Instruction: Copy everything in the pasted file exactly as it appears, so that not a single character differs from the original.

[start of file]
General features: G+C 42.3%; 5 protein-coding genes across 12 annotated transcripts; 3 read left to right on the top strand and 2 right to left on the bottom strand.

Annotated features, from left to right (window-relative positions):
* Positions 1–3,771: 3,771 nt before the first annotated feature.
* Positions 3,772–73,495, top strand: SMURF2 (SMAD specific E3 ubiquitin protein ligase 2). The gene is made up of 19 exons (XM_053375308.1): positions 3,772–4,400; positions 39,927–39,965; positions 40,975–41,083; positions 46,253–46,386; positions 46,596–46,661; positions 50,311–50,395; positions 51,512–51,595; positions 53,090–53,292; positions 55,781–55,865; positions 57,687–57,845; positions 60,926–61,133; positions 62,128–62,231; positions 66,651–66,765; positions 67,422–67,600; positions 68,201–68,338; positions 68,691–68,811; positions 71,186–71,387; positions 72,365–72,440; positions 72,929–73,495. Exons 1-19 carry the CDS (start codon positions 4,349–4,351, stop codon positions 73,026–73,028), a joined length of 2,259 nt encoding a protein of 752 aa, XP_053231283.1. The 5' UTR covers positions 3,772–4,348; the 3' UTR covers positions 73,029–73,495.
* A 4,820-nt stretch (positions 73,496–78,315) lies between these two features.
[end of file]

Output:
General features: G+C 42.3%; 5 protein-coding genes across 12 annotated transcripts; 3 read left to right on the top strand and 2 right to left on the bottom strand.

Annotated features, from left to right (window-relative positions):
* Positions 1–3,771: 3,771 nt before the first annotated feature.
* Positions 3,772–73,495, top strand: SMURF2 (SMAD specific E3 ubiquitin protein ligase 2). The gene is made up of 19 exons (XM_053375308.1): positions 3,772–4,400; positions 39,927–39,965; positions 40,975–41,083; positions 46,253–46,386; positions 46,596–46,661; positions 50,311–50,395; positions 51,512–51,595; positions 53,090–53,292; positions 55,781–55,865; positions 57,687–57,845; positions 60,926–61,133; positions 62,128–62,231; positions 66,651–66,765; positions 67,422–67,600; positions 68,201–68,338; positions 68,691–68,811; positions 71,186–71,387; positions 72,365–72,440; positions 72,929–73,495. Exons 1-19 carry the CDS (start codon positions 4,349–4,351, stop codon positions 73,026–73,028), a joined length of 2,259 nt encoding a protein of 752 aa, XP_053231283.1. The 5' UTR covers positions 3,772–4,348; the 3' UTR covers positions 73,029–73,495.
* A 4,820-nt stretch (positions 73,496–78,315) lies between these two features.